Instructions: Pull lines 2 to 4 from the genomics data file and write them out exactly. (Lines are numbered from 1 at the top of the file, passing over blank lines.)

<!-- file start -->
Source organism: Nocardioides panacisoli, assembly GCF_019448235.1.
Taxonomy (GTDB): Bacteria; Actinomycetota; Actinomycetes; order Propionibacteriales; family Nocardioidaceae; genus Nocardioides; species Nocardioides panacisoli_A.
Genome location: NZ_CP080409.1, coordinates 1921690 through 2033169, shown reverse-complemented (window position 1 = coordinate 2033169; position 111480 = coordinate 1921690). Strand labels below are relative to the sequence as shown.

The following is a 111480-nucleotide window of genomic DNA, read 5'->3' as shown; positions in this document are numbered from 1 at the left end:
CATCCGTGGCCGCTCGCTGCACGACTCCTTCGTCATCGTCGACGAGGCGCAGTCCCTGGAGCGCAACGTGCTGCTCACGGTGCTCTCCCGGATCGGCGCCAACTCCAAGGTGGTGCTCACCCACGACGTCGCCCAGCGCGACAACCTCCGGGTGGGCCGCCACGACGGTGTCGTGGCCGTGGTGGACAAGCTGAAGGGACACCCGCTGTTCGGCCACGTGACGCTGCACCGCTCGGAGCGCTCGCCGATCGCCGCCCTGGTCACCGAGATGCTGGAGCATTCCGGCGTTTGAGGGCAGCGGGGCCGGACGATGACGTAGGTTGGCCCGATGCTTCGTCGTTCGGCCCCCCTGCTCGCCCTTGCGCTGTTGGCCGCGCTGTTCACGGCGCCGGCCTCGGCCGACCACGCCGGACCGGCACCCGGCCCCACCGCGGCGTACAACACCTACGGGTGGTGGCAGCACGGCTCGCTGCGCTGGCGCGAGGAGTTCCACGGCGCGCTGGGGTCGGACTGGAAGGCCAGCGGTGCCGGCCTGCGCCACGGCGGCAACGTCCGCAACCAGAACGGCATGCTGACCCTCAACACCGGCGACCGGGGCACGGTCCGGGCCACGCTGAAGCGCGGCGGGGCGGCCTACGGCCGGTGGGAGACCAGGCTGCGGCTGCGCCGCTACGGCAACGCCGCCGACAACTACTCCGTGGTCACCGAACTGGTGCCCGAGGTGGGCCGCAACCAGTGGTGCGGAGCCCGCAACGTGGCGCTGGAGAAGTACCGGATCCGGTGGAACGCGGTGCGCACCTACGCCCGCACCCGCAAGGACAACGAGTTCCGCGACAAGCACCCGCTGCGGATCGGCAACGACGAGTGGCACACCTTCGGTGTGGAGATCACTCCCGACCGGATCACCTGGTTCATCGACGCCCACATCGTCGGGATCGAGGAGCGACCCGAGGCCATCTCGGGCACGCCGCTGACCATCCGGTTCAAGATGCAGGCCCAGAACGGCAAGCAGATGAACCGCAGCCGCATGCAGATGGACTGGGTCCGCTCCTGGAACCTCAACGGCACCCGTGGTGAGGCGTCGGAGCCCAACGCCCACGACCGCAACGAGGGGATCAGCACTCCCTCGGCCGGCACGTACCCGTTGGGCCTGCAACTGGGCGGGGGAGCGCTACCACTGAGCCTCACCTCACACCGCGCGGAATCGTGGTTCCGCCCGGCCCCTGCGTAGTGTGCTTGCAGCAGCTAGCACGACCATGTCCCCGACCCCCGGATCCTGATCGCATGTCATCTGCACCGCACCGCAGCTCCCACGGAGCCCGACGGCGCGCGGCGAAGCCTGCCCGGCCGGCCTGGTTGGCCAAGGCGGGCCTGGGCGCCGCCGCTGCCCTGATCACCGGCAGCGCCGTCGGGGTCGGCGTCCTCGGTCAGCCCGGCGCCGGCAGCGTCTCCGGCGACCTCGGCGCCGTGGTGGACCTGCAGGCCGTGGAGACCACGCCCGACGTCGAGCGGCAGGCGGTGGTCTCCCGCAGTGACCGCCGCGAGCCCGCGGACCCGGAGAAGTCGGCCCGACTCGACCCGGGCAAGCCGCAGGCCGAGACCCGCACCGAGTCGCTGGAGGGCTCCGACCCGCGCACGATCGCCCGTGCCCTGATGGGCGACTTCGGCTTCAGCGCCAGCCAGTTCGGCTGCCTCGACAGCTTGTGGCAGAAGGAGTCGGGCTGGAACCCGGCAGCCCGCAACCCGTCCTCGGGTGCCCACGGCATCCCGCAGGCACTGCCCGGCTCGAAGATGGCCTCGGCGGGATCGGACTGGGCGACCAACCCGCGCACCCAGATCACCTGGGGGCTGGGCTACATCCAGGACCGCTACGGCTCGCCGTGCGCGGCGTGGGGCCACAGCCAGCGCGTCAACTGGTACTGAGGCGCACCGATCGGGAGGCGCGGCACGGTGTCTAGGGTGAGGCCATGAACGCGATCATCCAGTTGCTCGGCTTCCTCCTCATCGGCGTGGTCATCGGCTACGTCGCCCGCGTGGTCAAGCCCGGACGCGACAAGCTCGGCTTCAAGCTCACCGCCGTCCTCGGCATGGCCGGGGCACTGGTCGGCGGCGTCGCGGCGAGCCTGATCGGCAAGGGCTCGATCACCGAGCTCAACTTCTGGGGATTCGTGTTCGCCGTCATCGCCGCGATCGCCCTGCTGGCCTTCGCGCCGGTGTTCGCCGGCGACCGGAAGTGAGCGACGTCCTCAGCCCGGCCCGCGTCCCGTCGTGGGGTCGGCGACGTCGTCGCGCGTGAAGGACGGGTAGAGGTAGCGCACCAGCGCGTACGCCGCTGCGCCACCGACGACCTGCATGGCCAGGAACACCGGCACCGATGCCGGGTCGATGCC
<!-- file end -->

Taxonomy (GTDB): Bacteria; Actinomycetota; Actinomycetes; order Propionibacteriales; family Nocardioidaceae; genus Nocardioides; species Nocardioides panacisoli_A.
Genome location: NZ_CP080409.1, coordinates 1921690 through 2033169, shown reverse-complemented (window position 1 = coordinate 2033169; position 111480 = coordinate 1921690). Strand labels below are relative to the sequence as shown.

The following is a 111480-nucleotide window of genomic DNA, read 5'->3' as shown; positions in this document are numbered from 1 at the left end: